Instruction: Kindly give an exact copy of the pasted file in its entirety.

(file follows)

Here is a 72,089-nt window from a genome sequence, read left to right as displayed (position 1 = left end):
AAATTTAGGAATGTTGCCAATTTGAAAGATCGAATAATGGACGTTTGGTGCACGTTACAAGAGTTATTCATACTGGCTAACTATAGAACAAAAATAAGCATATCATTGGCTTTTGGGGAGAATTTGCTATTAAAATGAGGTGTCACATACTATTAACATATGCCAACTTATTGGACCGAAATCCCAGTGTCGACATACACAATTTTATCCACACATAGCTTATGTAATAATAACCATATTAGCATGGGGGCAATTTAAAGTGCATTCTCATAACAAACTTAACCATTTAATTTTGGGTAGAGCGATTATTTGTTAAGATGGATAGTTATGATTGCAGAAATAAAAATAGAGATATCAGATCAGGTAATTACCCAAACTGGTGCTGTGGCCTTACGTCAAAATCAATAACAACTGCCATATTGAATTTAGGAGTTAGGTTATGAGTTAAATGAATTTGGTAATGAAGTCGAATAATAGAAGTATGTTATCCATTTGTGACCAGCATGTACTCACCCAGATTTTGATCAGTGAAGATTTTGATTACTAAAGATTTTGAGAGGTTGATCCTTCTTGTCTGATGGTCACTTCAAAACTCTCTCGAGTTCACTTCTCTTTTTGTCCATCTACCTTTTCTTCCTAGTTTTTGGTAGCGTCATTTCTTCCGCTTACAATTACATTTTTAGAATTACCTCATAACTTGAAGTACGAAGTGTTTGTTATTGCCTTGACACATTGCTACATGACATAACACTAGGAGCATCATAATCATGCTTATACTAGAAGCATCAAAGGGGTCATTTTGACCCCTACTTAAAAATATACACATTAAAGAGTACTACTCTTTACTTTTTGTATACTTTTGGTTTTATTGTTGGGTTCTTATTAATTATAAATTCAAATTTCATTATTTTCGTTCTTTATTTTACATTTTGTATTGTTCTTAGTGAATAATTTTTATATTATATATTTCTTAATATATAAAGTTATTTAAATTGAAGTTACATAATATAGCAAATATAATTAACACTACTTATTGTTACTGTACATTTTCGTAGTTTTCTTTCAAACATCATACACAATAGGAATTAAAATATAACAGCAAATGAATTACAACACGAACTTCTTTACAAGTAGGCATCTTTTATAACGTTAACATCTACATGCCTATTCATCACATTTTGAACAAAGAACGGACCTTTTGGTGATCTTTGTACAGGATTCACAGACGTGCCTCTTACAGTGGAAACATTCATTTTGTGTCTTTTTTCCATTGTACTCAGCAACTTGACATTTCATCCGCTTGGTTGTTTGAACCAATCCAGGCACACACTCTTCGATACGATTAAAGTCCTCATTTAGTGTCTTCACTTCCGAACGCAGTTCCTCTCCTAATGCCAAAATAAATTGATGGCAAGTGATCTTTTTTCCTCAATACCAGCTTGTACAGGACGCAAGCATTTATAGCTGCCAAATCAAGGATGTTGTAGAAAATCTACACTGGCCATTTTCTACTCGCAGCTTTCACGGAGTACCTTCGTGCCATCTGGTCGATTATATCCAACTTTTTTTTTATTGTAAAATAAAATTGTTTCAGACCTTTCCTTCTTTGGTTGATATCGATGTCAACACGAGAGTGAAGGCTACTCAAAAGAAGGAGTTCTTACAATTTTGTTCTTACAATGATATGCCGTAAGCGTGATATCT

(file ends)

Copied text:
Here is a 72,089-nt window from a genome sequence, read left to right as displayed (position 1 = left end):
AAATTTAGGAATGTTGCCAATTTGAAAGATCGAATAATGGACGTTTGGTGCACGTTACAAGAGTTATTCATACTGGCTAACTATAGAACAAAAATAAGCATATCATTGGCTTTTGGGGAGAATTTGCTATTAAAATGAGGTGTCACATACTATTAACATATGCCAACTTATTGGACCGAAATCCCAGTGTCGACATACACAATTTTATCCACACATAGCTTATGTAATAATAACCATATTAGCATGGGGGCAATTTAAAGTGCATTCTCATAACAAACTTAACCATTTAATTTTGGGTAGAGCGATTATTTGTTAAGATGGATAGTTATGATTGCAGAAATAAAAATAGAGATATCAGATCAGGTAATTACCCAAACTGGTGCTGTGGCCTTACGTCAAAATCAATAACAACTGCCATATTGAATTTAGGAGTTAGGTTATGAGTTAAATGAATTTGGTAATGAAGTCGAATAATAGAAGTATGTTATCCATTTGTGACCAGCATGTACTCACCCAGATTTTGATCAGTGAAGATTTTGATTACTAAAGATTTTGAGAGGTTGATCCTTCTTGTCTGATGGTCACTTCAAAACTCTCTCGAGTTCACTTCTCTTTTTGTCCATCTACCTTTTCTTCCTAGTTTTTGGTAGCGTCATTTCTTCCGCTTACAATTACATTTTTAGAATTACCTCATAACTTGAAGTACGAAGTGTTTGTTATTGCCTTGACACATTGCTACATGACATAACACTAGGAGCATCATAATCATGCTTATACTAGAAGCATCAAAGGGGTCATTTTGACCCCTACTTAAAAATATACACATTAAAGAGTACTACTCTTTACTTTTTGTATACTTTTGGTTTTATTGTTGGGTTCTTATTAATTATAAATTCAAATTTCATTATTTTCGTTCTTTATTTTACATTTTGTATTGTTCTTAGTGAATAATTTTTATATTATATATTTCTTAATATATAAAGTTATTTAAATTGAAGTTACATAATATAGCAAATATAATTAACACTACTTATTGTTACTGTACATTTTCGTAGTTTTCTTTCAAACATCATACACAATAGGAATTAAAATATAACAGCAAATGAATTACAACACGAACTTCTTTACAAGTAGGCATCTTTTATAACGTTAACATCTACATGCCTATTCATCACATTTTGAACAAAGAACGGACCTTTTGGTGATCTTTGTACAGGATTCACAGACGTGCCTCTTACAGTGGAAACATTCATTTTGTGTCTTTTTTCCATTGTACTCAGCAACTTGACATTTCATCCGCTTGGTTGTTTGAACCAATCCAGGCACACACTCTTCGATACGATTAAAGTCCTCATTTAGTGTCTTCACTTCCGAACGCAGTTCCTCTCCTAATGCCAAAATAAATTGATGGCAAGTGATCTTTTTTCCTCAATACCAGCTTGTACAGGACGCAAGCATTTATAGCTGCCAAATCAAGGATGTTGTAGAAAATCTACACTGGCCATTTTCTACTCGCAGCTTTCACGGAGTACCTTCGTGCCATCTGGTCGATTATATCCAACTTTTTTTTTATTGTAAAATAAAATTGTTTCAGACCTTTCCTTCTTTGGTTGATATCGATGTCAACACGAGAGTGAAGGCTACTCAAAAGAAGGAGTTCTTACAATTTTGTTCTTACAATGATATGCCGTAAGCGTGATATCT